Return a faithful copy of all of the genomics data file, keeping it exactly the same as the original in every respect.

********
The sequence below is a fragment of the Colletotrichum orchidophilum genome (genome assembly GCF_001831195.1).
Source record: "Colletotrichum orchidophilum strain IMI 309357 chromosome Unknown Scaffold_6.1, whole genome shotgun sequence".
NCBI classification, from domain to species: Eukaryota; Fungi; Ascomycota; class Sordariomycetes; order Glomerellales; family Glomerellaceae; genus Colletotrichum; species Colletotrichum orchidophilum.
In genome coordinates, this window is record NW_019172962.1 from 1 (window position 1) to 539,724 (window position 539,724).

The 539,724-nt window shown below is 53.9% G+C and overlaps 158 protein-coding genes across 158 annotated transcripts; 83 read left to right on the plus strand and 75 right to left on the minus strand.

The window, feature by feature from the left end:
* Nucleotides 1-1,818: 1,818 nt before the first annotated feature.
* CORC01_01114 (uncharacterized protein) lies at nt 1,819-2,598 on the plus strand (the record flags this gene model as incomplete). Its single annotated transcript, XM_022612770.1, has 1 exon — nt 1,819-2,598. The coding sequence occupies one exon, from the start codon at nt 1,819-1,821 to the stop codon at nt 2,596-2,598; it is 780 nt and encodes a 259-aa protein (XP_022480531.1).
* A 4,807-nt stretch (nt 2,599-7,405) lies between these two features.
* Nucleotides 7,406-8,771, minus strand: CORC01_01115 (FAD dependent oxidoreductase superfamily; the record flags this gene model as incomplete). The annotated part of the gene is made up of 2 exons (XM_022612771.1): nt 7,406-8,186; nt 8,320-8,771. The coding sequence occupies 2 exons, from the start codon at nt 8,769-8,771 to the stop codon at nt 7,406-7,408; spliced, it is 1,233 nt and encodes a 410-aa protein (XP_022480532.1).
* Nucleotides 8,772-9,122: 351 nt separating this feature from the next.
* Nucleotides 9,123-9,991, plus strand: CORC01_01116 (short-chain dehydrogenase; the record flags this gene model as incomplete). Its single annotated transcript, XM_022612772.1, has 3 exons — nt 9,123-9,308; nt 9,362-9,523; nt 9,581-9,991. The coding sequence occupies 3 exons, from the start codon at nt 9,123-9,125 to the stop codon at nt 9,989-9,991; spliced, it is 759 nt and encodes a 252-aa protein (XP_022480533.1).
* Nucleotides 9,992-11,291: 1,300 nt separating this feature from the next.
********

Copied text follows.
The sequence below is a fragment of the Colletotrichum orchidophilum genome (genome assembly GCF_001831195.1).
Source record: "Colletotrichum orchidophilum strain IMI 309357 chromosome Unknown Scaffold_6.1, whole genome shotgun sequence".
NCBI classification, from domain to species: Eukaryota; Fungi; Ascomycota; class Sordariomycetes; order Glomerellales; family Glomerellaceae; genus Colletotrichum; species Colletotrichum orchidophilum.
In genome coordinates, this window is record NW_019172962.1 from 1 (window position 1) to 539,724 (window position 539,724).

The 539,724-nt window shown below is 53.9% G+C and overlaps 158 protein-coding genes across 158 annotated transcripts; 83 read left to right on the plus strand and 75 right to left on the minus strand.

The window, feature by feature from the left end:
* Nucleotides 1-1,818: 1,818 nt before the first annotated feature.
* CORC01_01114 (uncharacterized protein) lies at nt 1,819-2,598 on the plus strand (the record flags this gene model as incomplete). Its single annotated transcript, XM_022612770.1, has 1 exon — nt 1,819-2,598. The coding sequence occupies one exon, from the start codon at nt 1,819-1,821 to the stop codon at nt 2,596-2,598; it is 780 nt and encodes a 259-aa protein (XP_022480531.1).
* A 4,807-nt stretch (nt 2,599-7,405) lies between these two features.
* Nucleotides 7,406-8,771, minus strand: CORC01_01115 (FAD dependent oxidoreductase superfamily; the record flags this gene model as incomplete). The annotated part of the gene is made up of 2 exons (XM_022612771.1): nt 7,406-8,186; nt 8,320-8,771. The coding sequence occupies 2 exons, from the start codon at nt 8,769-8,771 to the stop codon at nt 7,406-7,408; spliced, it is 1,233 nt and encodes a 410-aa protein (XP_022480532.1).
* Nucleotides 8,772-9,122: 351 nt separating this feature from the next.
* Nucleotides 9,123-9,991, plus strand: CORC01_01116 (short-chain dehydrogenase; the record flags this gene model as incomplete). Its single annotated transcript, XM_022612772.1, has 3 exons — nt 9,123-9,308; nt 9,362-9,523; nt 9,581-9,991. The coding sequence occupies 3 exons, from the start codon at nt 9,123-9,125 to the stop codon at nt 9,989-9,991; spliced, it is 759 nt and encodes a 252-aa protein (XP_022480533.1).
* Nucleotides 9,992-11,291: 1,300 nt separating this feature from the next.